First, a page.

Paul Anderson, review of Have by Julius Hay (Royal Shakespeare Company, Barbican Pit), Tribune, 8 February 1990

The Hungarian dramatist Julius Hay served two stretches as a political prisoner, first in thirties Austria for communist subversion, then in fifties Hungary for his prominent “anti-communist” role in the 1956 revolution.

He started to write Have during his first spell inside. It is a naturalist morality play about poverty, based on the true story of Tiszazug, a Hungarian village where, it, was discovered in – the twenties, generations of peasant women had murdered hus bands and other relatives by administering arsenic.

Have offers a simple Marxist interpretation, in which the women are motivated by material greed. Theirs is an individualist response to severe poverty, when what is really needed is. collective action to secure land reform.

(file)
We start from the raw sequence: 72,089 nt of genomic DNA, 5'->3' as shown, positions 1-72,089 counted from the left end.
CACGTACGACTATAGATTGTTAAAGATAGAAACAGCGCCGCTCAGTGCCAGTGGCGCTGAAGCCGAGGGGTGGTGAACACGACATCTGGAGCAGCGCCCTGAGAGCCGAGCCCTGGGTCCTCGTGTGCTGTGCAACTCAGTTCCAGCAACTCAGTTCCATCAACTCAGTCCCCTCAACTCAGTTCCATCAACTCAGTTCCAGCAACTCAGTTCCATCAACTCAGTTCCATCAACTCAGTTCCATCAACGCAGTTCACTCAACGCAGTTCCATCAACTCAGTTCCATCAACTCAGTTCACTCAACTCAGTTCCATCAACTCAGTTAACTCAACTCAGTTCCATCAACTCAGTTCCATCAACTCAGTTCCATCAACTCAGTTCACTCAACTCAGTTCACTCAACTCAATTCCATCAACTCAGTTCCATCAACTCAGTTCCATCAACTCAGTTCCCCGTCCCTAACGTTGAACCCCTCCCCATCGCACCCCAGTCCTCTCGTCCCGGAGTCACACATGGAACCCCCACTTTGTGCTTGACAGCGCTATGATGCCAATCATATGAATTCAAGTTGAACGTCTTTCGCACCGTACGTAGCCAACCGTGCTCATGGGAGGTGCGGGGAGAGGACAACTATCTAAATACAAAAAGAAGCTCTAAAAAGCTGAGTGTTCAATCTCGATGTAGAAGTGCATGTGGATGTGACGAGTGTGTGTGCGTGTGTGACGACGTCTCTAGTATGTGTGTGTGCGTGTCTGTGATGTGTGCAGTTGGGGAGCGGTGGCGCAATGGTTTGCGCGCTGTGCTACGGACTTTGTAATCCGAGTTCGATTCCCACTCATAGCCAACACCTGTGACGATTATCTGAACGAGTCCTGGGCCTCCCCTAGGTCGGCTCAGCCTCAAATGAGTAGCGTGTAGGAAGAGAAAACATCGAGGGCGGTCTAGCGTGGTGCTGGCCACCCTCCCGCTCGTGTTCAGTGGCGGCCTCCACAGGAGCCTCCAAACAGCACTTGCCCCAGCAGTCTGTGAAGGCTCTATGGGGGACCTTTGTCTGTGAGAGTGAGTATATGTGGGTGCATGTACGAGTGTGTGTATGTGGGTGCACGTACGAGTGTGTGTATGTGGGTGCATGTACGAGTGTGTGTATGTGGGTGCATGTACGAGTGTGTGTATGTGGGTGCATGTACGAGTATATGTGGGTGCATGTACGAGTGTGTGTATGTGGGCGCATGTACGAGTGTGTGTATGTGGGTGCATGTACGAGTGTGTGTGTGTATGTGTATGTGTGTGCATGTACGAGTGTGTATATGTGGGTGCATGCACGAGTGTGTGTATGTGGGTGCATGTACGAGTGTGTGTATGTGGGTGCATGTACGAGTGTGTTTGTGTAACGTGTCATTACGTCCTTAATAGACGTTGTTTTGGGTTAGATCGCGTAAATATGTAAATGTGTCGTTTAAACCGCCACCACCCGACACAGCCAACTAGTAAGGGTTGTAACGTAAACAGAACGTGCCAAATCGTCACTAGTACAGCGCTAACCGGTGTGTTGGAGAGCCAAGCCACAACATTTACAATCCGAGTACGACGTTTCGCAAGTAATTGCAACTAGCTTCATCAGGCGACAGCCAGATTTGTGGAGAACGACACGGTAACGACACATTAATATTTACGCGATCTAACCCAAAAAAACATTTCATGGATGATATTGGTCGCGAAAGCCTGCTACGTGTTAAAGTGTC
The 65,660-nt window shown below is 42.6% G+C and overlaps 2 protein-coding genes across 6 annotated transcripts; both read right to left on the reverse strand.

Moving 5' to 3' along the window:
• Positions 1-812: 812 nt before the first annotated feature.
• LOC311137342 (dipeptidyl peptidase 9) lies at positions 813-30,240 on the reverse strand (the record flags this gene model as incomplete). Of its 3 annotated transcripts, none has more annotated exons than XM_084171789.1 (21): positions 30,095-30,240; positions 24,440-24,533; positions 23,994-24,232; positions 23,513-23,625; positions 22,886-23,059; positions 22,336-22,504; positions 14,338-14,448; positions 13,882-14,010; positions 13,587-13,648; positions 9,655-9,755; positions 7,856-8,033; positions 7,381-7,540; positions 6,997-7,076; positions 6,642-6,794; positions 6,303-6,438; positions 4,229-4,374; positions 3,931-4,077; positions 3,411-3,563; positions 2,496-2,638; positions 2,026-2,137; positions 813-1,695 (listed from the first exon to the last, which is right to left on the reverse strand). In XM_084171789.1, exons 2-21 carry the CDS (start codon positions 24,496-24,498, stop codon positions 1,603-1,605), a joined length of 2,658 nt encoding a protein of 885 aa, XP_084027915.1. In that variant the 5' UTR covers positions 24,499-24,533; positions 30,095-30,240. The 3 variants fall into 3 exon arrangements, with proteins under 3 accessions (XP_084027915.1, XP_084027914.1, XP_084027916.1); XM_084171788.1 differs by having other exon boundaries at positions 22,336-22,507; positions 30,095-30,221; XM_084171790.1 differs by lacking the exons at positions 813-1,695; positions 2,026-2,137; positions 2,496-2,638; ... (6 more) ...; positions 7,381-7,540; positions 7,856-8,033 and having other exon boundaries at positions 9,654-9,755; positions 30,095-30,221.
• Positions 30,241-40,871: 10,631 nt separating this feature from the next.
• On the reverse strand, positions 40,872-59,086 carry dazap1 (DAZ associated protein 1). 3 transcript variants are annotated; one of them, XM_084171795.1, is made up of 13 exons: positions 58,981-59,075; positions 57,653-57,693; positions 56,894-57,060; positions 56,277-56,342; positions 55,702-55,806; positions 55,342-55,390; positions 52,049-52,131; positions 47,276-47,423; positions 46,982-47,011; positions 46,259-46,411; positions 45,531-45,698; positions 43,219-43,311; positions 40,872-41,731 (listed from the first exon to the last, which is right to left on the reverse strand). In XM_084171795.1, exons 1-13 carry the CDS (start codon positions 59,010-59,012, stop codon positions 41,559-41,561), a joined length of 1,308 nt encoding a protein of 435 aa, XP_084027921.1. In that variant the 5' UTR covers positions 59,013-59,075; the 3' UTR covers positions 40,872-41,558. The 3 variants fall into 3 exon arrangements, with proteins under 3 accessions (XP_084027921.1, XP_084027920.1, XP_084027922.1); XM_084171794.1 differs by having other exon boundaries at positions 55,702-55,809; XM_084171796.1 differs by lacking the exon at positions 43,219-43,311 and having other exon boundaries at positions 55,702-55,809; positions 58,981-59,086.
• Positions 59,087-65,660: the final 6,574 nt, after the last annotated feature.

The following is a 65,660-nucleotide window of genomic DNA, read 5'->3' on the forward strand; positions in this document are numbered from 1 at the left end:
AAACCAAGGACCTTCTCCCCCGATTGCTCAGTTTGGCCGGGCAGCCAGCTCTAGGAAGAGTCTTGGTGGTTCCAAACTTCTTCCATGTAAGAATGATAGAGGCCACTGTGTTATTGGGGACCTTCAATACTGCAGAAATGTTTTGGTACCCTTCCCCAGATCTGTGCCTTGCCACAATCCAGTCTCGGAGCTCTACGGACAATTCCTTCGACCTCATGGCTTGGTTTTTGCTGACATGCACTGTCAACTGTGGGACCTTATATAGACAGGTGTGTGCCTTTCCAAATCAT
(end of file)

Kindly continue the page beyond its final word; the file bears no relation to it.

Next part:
Thus Mari, a poor servant girl made pregnant by Dani, a lowly policeman, marries Neighbour David, the richest local peasant, after she is initiated into the village women’s secret by Mrs Kepes, the midwife.

Mari kills her husband on their wedding night but her consumptive stepdaughter, Zsofi, knows the truth and, fearing disinheritance, resolves to eliminate her.

Mari takes up again with Dani; but, suspecting foul play in Neighbour David’s death and hungry for promotion, starts snooping around. The village women, believing Mari’s over-hasty murder has put them all in danger of discovery, disown her. Isolated, Mari poisons Zsofi. We leave her confessing her crimes to Dani, who prepares to shop her.

The indiciment of greed could not be more stark, but Have is not quite simplistic agitprop. The characters are complex, and the message that collective action is the way to improve the peasant’s lot is never more than implicit.

This production, directed by Janice Honeyman, is well acted, with excellent costumes and a sparse, elegant mud-spattered set. It provides a welcome introduction to a playwright whose work is largely unknown here. More please.

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